Let $\rho_{A^n}$ be a permutation invariant quantum state on $n$ registers i.e. $\pi(A^n)\rho_{A^n}\pi(A^n) = \rho_{A^n}$ for any permutation $\pi$ among the $n$ registers.

If we trace out $n-1$ registers (doesn't matter which due to permutation invariance), we obtain the reduced state $\rho_A$. One knows that $\text{supp}(\rho_{A^n})\subseteq \text{supp}(\rho_{A}^{\otimes n})$.

What is the minimal $\lambda_n$ such that $\rho_{A^n} \leq \lambda_n \rho_{A}^{\otimes n}$ where $A\leq B$ denotes that $B-A$ is positive semidefinite? In particular, is $\lambda_n$ necessarily exponential in $n$?


1 Answer 1


Why not take the example of the GHZ state? $$ |GHZ\rangle=(|0\rangle^{\otimes n}+|1\rangle^{\otimes n})/\sqrt{2}, $$ such that $\rho_{A^n}=|GHZ\rangle\langle GHZ|$. The $\rho_A=I/2$ and $\rho^{\otimes n}_A=I/2^n$. Then for this specific case $$ \lambda \rho^{\otimes n}_A-\rho_{A^n}, $$ the eigenvalues are $\lambda/2^n-1$ (once) and $\lambda/2^n$ ($2^n-1$ times). Hence you get the inequality iff $\lambda\geq 2^n$. So yes, $\lambda$ must be exponential in $n$.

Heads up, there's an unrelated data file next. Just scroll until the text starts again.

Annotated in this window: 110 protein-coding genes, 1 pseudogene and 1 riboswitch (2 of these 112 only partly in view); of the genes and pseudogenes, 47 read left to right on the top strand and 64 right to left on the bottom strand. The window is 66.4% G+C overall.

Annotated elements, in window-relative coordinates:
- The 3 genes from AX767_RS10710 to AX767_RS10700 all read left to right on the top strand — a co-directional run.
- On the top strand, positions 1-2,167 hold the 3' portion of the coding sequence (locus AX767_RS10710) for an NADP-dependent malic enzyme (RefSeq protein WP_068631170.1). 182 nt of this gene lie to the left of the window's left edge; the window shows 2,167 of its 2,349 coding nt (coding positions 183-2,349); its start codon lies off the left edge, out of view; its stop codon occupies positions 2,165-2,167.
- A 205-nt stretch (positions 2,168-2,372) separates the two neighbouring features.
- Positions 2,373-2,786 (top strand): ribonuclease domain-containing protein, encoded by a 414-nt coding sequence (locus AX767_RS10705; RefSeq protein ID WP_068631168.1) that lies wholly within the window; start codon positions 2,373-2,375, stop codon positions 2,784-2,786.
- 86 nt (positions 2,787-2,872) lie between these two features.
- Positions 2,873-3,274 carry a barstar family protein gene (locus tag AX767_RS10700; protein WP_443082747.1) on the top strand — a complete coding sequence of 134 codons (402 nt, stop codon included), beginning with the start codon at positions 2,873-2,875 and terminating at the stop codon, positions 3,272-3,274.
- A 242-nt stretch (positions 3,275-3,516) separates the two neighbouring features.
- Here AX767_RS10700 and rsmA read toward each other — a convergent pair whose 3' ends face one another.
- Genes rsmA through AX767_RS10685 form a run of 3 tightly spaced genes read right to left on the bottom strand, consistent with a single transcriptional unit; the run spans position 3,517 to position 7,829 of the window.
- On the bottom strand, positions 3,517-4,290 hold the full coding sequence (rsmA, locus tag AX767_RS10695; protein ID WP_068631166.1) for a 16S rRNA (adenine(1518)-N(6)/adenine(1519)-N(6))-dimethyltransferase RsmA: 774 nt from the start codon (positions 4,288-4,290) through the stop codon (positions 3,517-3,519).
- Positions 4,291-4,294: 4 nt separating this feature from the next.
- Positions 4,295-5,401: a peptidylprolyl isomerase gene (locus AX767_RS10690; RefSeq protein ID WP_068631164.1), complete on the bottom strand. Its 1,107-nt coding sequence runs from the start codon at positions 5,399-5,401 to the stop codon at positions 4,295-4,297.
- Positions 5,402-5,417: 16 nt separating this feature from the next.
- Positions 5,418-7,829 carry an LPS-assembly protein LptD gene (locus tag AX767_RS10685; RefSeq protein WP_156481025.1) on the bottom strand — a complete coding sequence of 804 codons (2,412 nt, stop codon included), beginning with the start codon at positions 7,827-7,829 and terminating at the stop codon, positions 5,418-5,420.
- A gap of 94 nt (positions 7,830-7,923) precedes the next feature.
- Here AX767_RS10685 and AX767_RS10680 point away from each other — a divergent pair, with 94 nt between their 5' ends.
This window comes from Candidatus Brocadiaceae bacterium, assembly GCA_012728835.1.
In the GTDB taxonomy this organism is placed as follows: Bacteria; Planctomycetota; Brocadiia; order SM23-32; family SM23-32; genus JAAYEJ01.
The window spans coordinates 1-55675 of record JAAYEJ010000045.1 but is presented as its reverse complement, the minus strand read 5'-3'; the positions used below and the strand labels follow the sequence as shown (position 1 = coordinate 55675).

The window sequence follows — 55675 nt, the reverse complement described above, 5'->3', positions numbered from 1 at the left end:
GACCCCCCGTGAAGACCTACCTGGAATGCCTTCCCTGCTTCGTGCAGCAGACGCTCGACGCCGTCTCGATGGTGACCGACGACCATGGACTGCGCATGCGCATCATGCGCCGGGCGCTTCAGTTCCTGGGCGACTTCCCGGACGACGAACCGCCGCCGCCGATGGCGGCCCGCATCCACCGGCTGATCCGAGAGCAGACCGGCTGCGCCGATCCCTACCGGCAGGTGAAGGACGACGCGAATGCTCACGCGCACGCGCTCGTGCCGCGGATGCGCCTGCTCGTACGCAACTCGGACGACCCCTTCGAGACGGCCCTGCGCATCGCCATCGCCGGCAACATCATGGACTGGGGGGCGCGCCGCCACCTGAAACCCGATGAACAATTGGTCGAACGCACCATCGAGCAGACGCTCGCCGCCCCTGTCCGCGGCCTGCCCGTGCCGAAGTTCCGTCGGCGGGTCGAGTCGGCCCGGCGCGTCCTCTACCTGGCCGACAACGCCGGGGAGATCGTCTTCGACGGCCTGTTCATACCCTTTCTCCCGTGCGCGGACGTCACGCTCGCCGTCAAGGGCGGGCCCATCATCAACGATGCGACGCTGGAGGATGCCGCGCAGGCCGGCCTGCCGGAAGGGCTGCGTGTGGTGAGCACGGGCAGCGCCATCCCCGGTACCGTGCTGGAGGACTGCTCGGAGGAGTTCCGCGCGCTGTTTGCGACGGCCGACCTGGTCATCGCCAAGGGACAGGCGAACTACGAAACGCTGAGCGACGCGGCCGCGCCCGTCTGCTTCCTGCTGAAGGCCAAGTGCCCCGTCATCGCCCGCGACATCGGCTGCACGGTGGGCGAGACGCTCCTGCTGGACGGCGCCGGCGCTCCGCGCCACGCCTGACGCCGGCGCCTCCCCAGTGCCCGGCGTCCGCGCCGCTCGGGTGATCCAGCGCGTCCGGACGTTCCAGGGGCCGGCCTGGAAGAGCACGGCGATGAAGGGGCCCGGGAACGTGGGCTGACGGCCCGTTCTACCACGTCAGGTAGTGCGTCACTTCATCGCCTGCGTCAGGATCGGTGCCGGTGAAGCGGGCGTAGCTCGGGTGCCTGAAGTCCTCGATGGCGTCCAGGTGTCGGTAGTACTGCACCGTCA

• $\begingroup$ Thank you - that was a good state to try. From what I see, it seems like if I want a positive semidefinite matrix of the form $\sigma^{\otimes n}$ that is an upper bound to $\vert GHZ\rangle\langle GHZ\vert$, the smallest choice is setting $\sigma$ to the identity matrix. So even if I allowed $\lambda\rho_A^{\otimes n}$ to be replaced by an arbitrary tensor product state, this still does not help if I understand correctly. $\endgroup$ Commented Mar 31, 2021 at 9:49
  • 1
    $\begingroup$ Yes, that sounds right. $\endgroup$
    – DaftWullie
    Commented Mar 31, 2021 at 10:02

Your Answer

By clicking “Post Your Answer”, you agree to our terms of service and acknowledge you have read our privacy policy.

Not the answer you're looking for? Browse other questions tagged or ask your own question.